Charity’s 240-litre helping hands
Eight 240-litre wheelie bins have been set up in businesses around Porirua to support the work of charity organisation Kiwi Community Assistance.
The bins were donated by Porirua City Council and distributed to businesses this year. They are being used as drop-off points for donations for the Tawa-based charity.
Phil Davies, chairman of Kiwi Community Assistance’s charitable trust, said the support had enabled the charity to collect and distribute more quality new and used goods to families in need around the area.
‘‘We operate on a shoestring budget, so any support that allows us to increase our capacity without increasing our expenses is good for us and the community organisations we support,’’ Davies said.
The bins have enabled the organisation to keep operation costs relatively low. Supporting businesses can collect more goods but with less frequent collections.
‘‘We are grateful for the support from the council in providing these bins, as it makes collection far easier for our volunteers.’’
Davies said one of the main benefits had been about spreading the word about what Kiwi Community Assistance did.
‘‘We don’t have a large volunteer base, so would struggle to cope with the response from a fullon advertising campaign.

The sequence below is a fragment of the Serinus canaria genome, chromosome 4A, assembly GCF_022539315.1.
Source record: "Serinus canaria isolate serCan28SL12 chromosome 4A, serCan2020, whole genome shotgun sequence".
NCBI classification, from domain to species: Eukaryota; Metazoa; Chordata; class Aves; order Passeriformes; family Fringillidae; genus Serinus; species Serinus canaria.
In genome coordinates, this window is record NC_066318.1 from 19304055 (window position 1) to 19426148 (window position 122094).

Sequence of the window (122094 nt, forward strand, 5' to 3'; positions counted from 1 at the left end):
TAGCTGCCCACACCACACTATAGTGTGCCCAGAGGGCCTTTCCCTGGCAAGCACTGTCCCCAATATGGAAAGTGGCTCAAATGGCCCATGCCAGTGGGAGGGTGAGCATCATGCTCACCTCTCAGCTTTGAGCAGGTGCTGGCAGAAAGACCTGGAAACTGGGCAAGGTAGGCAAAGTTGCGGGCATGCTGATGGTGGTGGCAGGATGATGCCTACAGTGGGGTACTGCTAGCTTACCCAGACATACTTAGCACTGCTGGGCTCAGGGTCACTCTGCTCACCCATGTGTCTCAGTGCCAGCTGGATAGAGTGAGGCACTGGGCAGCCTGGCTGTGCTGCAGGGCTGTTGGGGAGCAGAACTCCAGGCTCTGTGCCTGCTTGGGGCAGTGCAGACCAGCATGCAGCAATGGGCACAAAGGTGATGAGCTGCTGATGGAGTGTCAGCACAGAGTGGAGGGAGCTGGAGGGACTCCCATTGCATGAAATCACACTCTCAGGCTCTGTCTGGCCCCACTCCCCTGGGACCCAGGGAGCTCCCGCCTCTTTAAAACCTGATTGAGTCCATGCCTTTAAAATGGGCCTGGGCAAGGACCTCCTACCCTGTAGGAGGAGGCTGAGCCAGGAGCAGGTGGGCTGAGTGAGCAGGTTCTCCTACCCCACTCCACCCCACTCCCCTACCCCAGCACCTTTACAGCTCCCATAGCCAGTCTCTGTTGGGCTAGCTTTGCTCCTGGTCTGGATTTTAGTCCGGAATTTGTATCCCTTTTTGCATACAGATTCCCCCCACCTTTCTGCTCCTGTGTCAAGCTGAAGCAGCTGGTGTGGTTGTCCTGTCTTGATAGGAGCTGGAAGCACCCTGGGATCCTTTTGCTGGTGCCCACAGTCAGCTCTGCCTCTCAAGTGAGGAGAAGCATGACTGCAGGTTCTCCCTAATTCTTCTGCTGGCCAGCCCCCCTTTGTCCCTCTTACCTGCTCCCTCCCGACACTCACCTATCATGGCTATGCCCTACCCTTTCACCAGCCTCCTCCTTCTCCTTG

‘‘The sort of organic growth this support provides allows us to grow in a controlled fashion, and the support is ongoing, meaning we are not reliant on regular advertising or publicity campaigns to keep the stock coming in.’’
PGG Wrightson was one of the Porirua businesses that received a bin and manager Adam Hughes said there had been a lot of support from the community.
‘‘We’ve been supporting them for about a year, but it has become more noticeable since having the larger bin,’’ Hughes said.
‘‘ It’s surprising what people drop off.’’
Donations have included clothing, toys and household appliances.
Porirua City Council’s zero waste co-ordinator Wendy Barry said the bins were provided to encourage residents to recycle.
‘‘Porirua charities will benefit from their donations. It’s a winwin for waste minimisation and for locals in need,’’ Barry said.
For several years, Trash Palace operated at Spicer Landfill, recycling household goods and employing users of mental health services in Porirua.
The Porirua business went into voluntary liquidation in March and closed in April partly because it lost its funding from the Capital & Coast District Health Board.
The council is talking to several operators about taking over the Trash Palace operation and the inorganic waste collection service.
PGG Wrightson is backing Kiwi Community Assistance. Adam Hughes, left, David King, and Rachel Bruce have a bin that is awaiting donations.